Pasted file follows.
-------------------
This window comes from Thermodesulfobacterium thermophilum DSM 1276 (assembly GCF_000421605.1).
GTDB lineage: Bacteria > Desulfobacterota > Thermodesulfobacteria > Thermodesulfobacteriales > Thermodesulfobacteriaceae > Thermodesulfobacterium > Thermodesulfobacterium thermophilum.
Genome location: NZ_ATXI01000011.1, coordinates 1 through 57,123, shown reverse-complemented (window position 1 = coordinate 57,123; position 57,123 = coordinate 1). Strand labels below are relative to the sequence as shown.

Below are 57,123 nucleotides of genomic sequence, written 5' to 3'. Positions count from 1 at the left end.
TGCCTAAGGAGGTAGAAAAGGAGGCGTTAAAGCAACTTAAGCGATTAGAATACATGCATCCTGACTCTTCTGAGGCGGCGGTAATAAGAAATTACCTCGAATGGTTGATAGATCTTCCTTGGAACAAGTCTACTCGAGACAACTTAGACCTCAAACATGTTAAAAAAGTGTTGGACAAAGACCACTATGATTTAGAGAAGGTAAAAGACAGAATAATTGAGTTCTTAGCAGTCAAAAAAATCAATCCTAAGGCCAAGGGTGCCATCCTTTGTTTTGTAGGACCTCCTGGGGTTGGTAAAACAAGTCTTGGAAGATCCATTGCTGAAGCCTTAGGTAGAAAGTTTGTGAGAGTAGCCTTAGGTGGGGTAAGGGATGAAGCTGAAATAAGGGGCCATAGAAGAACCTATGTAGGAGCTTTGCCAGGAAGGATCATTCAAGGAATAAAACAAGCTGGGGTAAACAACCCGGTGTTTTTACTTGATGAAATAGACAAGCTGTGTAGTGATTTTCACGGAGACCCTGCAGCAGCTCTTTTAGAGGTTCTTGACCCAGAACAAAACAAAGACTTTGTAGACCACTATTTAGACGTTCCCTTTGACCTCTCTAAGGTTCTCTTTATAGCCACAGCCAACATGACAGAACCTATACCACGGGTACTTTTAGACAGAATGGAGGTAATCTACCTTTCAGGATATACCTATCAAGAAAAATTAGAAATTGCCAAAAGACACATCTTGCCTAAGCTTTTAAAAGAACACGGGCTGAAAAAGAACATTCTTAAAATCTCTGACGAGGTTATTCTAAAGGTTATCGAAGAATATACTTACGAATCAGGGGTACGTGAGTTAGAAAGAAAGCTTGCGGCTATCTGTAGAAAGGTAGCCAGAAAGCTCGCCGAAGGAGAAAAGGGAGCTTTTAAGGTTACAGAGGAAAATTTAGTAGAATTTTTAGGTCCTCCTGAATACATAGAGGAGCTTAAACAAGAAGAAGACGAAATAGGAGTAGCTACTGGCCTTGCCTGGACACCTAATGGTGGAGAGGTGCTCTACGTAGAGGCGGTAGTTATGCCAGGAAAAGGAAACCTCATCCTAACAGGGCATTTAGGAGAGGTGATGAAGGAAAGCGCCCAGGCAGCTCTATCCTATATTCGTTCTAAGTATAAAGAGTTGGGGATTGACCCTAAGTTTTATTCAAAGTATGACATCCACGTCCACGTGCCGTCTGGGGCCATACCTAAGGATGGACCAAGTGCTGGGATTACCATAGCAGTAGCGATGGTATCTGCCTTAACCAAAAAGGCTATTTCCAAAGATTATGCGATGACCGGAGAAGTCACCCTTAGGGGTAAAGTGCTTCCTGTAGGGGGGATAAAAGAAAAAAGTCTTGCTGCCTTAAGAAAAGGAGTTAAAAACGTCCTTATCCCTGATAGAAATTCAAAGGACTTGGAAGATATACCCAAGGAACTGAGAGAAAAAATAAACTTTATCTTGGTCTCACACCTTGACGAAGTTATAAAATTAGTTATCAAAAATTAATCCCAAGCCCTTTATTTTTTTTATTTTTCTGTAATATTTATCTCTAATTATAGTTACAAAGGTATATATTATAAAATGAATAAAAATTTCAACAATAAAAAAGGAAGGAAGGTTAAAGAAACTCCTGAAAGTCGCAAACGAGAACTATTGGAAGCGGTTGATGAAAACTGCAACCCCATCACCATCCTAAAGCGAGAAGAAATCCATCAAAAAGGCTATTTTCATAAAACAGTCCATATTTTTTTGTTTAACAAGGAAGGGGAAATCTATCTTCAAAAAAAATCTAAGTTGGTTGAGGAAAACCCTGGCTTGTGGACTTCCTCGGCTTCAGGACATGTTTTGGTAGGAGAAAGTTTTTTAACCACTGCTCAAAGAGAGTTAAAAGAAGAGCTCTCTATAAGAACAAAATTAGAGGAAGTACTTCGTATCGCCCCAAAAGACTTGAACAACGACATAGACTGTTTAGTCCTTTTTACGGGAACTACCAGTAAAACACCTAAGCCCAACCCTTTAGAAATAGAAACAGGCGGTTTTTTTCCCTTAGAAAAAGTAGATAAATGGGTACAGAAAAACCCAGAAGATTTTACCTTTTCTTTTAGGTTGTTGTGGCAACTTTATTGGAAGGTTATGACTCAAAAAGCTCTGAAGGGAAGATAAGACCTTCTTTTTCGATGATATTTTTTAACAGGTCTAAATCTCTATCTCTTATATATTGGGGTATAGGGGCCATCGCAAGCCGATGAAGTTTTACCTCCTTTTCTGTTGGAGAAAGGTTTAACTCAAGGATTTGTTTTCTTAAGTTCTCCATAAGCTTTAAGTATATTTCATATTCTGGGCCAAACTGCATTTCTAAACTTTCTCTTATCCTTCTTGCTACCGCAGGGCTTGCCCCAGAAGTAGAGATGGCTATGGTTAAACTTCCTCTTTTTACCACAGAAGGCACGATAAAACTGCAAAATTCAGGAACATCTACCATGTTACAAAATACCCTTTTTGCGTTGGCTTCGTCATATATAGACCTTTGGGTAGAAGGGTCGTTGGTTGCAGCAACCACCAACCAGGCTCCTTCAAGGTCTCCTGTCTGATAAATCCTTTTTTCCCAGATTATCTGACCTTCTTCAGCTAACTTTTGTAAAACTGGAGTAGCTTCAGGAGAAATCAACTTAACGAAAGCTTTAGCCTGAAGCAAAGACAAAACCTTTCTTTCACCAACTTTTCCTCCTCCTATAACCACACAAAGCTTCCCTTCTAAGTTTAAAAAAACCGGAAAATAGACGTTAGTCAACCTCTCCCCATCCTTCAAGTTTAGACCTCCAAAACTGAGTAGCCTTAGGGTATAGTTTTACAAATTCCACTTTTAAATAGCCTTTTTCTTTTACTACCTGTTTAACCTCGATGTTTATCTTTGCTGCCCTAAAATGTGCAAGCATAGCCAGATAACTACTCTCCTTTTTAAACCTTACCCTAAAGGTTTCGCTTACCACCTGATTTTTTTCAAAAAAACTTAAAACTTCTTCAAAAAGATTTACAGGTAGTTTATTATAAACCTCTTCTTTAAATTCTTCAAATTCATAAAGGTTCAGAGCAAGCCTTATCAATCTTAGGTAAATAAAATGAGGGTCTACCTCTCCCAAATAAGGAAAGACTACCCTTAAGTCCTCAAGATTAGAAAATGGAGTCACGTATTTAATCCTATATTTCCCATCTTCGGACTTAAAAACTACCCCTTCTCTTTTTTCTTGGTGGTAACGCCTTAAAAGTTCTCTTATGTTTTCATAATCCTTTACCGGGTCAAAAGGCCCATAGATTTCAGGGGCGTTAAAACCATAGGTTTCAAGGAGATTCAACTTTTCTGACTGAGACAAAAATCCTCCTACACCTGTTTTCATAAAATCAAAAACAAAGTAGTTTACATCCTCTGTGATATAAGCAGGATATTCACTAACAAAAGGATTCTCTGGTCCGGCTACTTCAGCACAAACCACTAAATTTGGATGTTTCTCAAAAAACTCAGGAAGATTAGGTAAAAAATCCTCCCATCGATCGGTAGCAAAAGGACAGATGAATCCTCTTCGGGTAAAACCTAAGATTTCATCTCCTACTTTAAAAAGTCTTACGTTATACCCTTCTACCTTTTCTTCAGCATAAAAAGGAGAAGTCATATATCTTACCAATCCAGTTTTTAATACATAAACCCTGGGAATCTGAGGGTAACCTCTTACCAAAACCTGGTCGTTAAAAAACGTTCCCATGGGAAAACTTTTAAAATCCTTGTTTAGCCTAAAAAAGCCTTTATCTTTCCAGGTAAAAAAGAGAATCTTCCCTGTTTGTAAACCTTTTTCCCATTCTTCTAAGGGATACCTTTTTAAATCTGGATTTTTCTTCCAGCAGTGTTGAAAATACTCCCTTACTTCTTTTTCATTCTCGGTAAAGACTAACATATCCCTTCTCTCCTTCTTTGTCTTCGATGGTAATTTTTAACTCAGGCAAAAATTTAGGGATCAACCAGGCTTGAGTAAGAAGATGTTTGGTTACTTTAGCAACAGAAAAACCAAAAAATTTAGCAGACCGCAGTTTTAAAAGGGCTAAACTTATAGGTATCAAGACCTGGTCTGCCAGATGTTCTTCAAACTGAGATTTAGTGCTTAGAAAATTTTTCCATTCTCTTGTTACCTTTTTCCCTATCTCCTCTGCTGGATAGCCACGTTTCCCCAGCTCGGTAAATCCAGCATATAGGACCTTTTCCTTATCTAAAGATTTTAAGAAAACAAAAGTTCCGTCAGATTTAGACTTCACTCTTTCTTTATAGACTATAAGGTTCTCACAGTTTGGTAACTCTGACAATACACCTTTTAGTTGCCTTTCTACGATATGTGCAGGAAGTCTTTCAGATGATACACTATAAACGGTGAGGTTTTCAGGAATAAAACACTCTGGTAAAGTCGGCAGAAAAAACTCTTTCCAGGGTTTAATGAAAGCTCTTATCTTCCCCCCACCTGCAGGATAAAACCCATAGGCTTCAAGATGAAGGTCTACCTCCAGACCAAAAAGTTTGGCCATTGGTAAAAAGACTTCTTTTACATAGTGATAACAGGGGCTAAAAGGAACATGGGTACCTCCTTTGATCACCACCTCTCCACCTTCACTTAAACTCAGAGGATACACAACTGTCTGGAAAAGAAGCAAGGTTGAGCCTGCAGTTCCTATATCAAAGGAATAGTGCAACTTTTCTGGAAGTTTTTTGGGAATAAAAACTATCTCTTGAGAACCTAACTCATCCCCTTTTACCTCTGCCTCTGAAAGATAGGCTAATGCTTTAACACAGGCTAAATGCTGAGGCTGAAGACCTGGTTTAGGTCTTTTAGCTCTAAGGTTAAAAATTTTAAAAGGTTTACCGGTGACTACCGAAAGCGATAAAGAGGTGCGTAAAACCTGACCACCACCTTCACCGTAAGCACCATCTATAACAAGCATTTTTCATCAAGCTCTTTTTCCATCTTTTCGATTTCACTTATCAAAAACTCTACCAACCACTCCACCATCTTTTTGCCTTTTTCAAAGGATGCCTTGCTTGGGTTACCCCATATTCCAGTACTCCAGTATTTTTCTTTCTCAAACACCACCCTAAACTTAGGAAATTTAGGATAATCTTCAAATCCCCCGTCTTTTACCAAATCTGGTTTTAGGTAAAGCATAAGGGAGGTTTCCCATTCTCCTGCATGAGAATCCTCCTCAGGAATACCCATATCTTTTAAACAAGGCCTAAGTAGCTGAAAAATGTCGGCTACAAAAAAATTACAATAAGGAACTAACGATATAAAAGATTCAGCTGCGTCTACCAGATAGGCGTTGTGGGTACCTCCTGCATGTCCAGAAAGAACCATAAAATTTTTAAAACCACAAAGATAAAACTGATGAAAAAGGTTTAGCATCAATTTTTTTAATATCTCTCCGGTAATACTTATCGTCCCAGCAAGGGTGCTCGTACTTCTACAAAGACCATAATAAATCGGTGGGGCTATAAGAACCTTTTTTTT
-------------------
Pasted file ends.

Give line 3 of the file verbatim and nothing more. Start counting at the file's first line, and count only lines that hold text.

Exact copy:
Genome location: NZ_ATXI01000011.1, coordinates 1 through 57,123, shown reverse-complemented (window position 1 = coordinate 57,123; position 57,123 = coordinate 1). Strand labels below are relative to the sequence as shown.